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THE TRAGIC TALE OF REGINALD


The parents of Reg, from his earliest age,

Had tried in a manner more kindly than sage,

To see he was stayed by no curb or taboo

From doing those things that he wanted to do.


“Far be it from us to forbid or deny

One whim to this apple,” they said, “of our eye.”

Encouraged by “Yes,” and untrammeled by “No,”

His dear little ego shall flourish and grow,

And, free as the breezes that blow where they list,

Remain unacquainted with “Don’t” and “Desist.”


Pursuing this plan they avoided with skill

Such things as ran counter to Reginald’s will.

And blended with manners caressing and mild

The shortage of rod that corrupteth a child.

So Reginald did for the whole of each day

What Reginald wanted, in Reginald’s way.


He even, however he were begged or cajoled,

Did opposite things to the ones he was told.

And more and more marked in his conduct became

Contempt for commands and dislike of the same.


If strangers were reckless enough to suggest,

“I think, Reggie dear, perhaps this would be best,”

Such howls would arise, such an outburst of noise,

Such stamping of feet and such smashing of toys,

That lashings of sweets would be proffered for peace

Lest neighbors grew nervous and summoned the police.


How sad that his parents so failed to descry

The paramount need at such times to apply

A heavy tattoo with a muscular hand,

On parts for such chastisement specially planned!

Instead, uncorrected, young Reginald grew

Till relatives talking as relatives do,

Were drawing it mild when they said, as they did,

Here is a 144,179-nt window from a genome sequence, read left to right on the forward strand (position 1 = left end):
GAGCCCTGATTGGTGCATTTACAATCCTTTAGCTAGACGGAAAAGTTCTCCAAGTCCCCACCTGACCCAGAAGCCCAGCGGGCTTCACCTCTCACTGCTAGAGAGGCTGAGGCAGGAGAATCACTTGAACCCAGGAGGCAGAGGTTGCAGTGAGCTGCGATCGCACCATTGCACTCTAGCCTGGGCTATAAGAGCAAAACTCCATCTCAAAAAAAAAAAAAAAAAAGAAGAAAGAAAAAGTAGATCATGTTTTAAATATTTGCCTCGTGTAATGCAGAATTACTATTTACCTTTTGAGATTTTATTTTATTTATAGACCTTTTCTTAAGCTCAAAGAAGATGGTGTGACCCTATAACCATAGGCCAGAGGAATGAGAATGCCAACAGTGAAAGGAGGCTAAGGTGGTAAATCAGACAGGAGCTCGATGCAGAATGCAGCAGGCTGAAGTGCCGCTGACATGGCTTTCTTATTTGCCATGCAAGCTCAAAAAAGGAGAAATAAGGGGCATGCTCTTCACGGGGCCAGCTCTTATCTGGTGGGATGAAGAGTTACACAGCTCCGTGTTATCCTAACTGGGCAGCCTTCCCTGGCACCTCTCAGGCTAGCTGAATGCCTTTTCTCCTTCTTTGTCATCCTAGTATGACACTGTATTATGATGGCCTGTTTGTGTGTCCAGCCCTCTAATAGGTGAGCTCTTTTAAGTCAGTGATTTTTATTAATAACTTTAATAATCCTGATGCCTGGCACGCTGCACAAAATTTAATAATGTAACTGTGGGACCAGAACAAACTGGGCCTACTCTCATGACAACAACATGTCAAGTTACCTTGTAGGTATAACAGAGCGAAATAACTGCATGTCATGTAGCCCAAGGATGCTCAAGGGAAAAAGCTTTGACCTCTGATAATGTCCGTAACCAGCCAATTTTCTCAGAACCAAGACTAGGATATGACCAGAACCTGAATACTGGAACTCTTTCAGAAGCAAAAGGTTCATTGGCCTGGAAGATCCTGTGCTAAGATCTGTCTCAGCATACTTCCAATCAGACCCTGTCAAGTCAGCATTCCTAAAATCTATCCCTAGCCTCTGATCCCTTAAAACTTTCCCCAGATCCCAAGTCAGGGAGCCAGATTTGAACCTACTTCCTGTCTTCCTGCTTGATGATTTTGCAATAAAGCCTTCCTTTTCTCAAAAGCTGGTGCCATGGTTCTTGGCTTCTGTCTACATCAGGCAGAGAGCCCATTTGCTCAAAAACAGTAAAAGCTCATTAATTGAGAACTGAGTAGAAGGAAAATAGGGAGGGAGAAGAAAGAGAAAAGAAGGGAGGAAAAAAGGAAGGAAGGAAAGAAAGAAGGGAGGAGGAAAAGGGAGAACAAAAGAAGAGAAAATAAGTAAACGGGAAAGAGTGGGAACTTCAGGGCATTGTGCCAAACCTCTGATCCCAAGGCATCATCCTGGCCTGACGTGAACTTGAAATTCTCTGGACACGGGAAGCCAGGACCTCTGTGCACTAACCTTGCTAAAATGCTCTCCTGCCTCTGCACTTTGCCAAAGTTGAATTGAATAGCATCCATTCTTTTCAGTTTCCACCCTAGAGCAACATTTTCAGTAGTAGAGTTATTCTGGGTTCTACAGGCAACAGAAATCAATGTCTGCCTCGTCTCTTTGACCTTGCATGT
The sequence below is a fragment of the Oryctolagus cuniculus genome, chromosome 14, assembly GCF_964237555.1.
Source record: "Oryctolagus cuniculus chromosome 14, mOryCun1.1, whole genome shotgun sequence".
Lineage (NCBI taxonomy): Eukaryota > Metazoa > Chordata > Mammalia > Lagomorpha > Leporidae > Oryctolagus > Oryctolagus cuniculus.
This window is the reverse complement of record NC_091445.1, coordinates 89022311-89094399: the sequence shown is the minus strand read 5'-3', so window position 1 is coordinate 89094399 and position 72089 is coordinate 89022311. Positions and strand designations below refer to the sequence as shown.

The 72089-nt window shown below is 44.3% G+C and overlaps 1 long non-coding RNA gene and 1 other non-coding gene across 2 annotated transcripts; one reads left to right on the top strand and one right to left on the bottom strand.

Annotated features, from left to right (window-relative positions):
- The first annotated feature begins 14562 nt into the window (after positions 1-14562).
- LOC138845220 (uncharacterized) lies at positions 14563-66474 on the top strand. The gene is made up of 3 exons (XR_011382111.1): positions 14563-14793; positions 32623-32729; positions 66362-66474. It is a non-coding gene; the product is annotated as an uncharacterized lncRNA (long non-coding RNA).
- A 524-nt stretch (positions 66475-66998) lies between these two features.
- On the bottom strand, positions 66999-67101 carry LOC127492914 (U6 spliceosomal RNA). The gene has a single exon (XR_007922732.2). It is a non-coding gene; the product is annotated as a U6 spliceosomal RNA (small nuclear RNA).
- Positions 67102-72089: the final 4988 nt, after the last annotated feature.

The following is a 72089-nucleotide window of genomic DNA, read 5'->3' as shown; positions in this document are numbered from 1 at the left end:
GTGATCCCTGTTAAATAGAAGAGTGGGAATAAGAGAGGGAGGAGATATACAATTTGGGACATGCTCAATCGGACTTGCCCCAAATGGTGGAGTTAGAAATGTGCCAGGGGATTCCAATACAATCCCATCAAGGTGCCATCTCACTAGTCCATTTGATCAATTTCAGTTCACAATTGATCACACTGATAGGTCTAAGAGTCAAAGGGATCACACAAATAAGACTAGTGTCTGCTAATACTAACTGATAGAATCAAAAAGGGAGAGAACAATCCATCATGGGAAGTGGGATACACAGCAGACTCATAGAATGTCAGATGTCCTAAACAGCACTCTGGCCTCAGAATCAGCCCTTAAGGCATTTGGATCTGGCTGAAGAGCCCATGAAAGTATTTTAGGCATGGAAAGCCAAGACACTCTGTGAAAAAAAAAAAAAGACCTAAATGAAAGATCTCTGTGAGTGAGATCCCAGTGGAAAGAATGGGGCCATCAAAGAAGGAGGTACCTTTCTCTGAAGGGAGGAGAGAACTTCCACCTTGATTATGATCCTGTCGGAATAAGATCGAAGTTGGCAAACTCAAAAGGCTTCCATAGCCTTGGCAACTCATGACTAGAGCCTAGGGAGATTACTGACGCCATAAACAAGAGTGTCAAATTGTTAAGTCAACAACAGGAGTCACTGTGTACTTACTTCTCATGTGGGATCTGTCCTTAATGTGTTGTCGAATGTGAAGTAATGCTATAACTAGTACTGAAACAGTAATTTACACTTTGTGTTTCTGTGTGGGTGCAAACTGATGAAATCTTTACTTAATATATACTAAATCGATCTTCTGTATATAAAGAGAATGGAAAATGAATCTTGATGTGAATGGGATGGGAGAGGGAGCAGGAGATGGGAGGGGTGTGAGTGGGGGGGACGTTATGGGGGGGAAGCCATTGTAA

They never had met such a horrible kid.


One day Reggie’s mother determined to slip

With Reggie to town on a purchasing trip.

And after some deep disputation and fuss

(For Reggie said “train” when his mother said “bus”)

They made their approach to the shop where report

Had said the best bargains were commonly bought.


At spots in that town, near its busiest sites,

Were crossings controlled by mechanical lights,

And reaching the shop where they purposed to call

Meant crossing the busiest crossing of all.


The lights, which were green, went to crimson instead.

And “STOP,” little Reg, who could read a bit, read.

Now how could that light be expected to know

That “STOP” was the way to make Reginald “Go!”


Big masses of motors at right angles pent,

All threw in their clutches as Reginald “went.”

Not harshest of hoot or the fiercest of brake

Could possible save after such a mistake.

The traffic, like tide that sweeps in on a shore,

Poured right over Reg until Reg was no more.


This story so tragic but stresses the truth,

“The stricter the parent, the better the youth”;

No boy who has tannings discreetly applied

Could possibly die as young Reginald died.


` Homes and Parents, used by kind

permission of the publishers.

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